Throughout 1994, Joe E. Wolfe, an attorney in Norton, discussed the idea of establishing a law school in Southwest Virginia with several colleagues. Wolfe, who grew up in Norton and graduated from Clinch Valley College, attended law school at The University of Virginia. During almost two decades of practice, Wolfe had talked with numerous persons who wanted to become lawyers but could not “go away” to law school. He also observed how higher education institutions in Blacksburg and Harrisonburg could have a positive economic impact on a community or region. Although some of his colleagues were skeptical, Wolfe continued to pursue his vision.
In May of 1994, Mr. Wolfe contacted this author to discuss his idea. After listening to him and reflecting about my own extensive experiences with higher education, I agreed to become the first non-lawyer to join his informal small group of interested volunteers. Joe and I then met with James P. White, the long-serving consultant on legal education for the American Bar Association. I also visited nearly a dozen law schools throughout the country to meet with key administrators and to view their facilities.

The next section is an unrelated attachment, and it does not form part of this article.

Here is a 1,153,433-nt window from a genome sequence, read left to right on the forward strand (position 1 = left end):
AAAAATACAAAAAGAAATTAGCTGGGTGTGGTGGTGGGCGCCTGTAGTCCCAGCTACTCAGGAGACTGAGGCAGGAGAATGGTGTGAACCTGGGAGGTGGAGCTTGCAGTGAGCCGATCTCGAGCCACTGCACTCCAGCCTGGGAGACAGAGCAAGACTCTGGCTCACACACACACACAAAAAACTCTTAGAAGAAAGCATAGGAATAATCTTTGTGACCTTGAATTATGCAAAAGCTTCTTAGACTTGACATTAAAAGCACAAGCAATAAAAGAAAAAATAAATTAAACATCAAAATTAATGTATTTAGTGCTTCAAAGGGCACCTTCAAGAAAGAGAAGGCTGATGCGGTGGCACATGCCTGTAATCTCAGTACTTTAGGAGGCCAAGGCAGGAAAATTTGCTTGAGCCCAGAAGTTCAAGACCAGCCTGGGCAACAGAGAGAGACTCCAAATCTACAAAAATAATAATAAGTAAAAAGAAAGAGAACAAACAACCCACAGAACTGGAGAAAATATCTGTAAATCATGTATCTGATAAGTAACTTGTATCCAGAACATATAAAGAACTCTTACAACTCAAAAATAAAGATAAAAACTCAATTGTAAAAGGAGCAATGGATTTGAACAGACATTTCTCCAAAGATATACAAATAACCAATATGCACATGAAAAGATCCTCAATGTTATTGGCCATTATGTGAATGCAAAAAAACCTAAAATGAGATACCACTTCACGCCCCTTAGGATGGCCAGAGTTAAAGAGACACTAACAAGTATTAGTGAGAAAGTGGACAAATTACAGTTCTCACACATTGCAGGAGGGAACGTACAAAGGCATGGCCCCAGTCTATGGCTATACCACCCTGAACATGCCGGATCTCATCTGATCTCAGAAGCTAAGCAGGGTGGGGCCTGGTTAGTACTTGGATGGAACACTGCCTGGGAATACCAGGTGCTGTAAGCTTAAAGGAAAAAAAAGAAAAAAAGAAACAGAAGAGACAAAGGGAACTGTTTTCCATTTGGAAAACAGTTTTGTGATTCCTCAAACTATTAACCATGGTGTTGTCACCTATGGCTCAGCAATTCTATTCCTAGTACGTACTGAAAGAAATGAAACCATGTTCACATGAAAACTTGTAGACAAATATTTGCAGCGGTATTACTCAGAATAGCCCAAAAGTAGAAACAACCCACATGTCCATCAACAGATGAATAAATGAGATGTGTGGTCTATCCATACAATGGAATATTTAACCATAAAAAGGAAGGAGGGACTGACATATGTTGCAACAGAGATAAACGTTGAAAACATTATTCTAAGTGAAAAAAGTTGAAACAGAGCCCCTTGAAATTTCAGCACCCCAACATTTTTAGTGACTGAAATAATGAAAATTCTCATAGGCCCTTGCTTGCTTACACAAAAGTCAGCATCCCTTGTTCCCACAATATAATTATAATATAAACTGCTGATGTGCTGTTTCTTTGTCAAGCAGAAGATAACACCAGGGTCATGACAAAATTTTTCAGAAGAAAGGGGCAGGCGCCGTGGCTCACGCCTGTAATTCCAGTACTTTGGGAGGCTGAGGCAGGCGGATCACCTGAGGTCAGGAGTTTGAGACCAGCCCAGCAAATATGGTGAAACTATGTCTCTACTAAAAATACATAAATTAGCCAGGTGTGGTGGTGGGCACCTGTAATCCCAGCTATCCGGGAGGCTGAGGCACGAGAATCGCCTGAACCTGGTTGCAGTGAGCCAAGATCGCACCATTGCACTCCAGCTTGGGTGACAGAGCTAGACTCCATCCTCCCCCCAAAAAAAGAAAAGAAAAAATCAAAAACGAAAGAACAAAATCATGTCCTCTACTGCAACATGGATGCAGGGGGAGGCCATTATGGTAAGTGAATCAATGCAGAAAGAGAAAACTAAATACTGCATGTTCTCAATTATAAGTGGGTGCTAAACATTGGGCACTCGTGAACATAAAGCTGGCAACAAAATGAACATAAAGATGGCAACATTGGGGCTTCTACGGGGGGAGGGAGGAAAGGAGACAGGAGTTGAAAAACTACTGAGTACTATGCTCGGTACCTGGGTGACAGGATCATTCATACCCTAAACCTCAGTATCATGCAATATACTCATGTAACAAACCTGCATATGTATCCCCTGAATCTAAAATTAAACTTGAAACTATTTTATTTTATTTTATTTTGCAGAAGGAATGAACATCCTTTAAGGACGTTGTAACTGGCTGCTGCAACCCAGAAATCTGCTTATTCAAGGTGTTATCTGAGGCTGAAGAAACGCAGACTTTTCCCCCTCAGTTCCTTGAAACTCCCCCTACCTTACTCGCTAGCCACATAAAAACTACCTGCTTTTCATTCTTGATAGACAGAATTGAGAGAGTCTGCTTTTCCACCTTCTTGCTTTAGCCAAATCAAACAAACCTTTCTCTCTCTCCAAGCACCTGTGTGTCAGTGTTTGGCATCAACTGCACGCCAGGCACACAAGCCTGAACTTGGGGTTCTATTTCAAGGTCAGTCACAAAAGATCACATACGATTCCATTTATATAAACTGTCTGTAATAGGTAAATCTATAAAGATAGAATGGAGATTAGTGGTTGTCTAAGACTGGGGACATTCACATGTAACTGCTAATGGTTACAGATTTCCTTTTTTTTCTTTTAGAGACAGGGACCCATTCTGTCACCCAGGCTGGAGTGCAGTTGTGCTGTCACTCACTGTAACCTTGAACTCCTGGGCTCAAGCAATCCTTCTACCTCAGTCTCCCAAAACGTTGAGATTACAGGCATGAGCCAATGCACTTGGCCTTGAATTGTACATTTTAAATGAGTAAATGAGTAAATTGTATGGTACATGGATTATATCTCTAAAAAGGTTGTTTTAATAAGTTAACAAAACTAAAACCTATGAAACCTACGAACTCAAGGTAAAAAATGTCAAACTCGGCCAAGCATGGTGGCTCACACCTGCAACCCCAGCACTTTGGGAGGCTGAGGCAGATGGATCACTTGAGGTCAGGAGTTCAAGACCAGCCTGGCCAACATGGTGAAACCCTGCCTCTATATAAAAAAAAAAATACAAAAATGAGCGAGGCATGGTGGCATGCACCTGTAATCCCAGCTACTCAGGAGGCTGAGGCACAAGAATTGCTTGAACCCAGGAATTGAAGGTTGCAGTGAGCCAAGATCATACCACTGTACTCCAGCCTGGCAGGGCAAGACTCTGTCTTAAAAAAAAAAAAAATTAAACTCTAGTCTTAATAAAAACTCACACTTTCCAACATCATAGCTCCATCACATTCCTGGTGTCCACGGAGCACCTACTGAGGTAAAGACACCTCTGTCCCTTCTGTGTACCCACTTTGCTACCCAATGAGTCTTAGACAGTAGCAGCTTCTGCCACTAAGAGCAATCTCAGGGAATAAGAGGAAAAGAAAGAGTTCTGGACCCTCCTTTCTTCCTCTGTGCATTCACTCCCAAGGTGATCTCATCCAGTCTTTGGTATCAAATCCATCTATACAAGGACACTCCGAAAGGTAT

Armed with a concept paper and Carl Sandburg’s mantra “Nothing happens unless first a dream,” Joe and I started to transform the initial small informal group into a much larger steering committee which eventually numbered more than 80 lawyers, judges, business leaders, educators, and civic leaders drawn from Kentucky, North Carolina, Tennessee, West Virginia, and Virginia. The Steering Committee began to systematically implement the concept paper, which projected the first classes for the Fall 1997 term, and began to mobilize support, including Virginia Governor George Allen’s public endorsement of the project.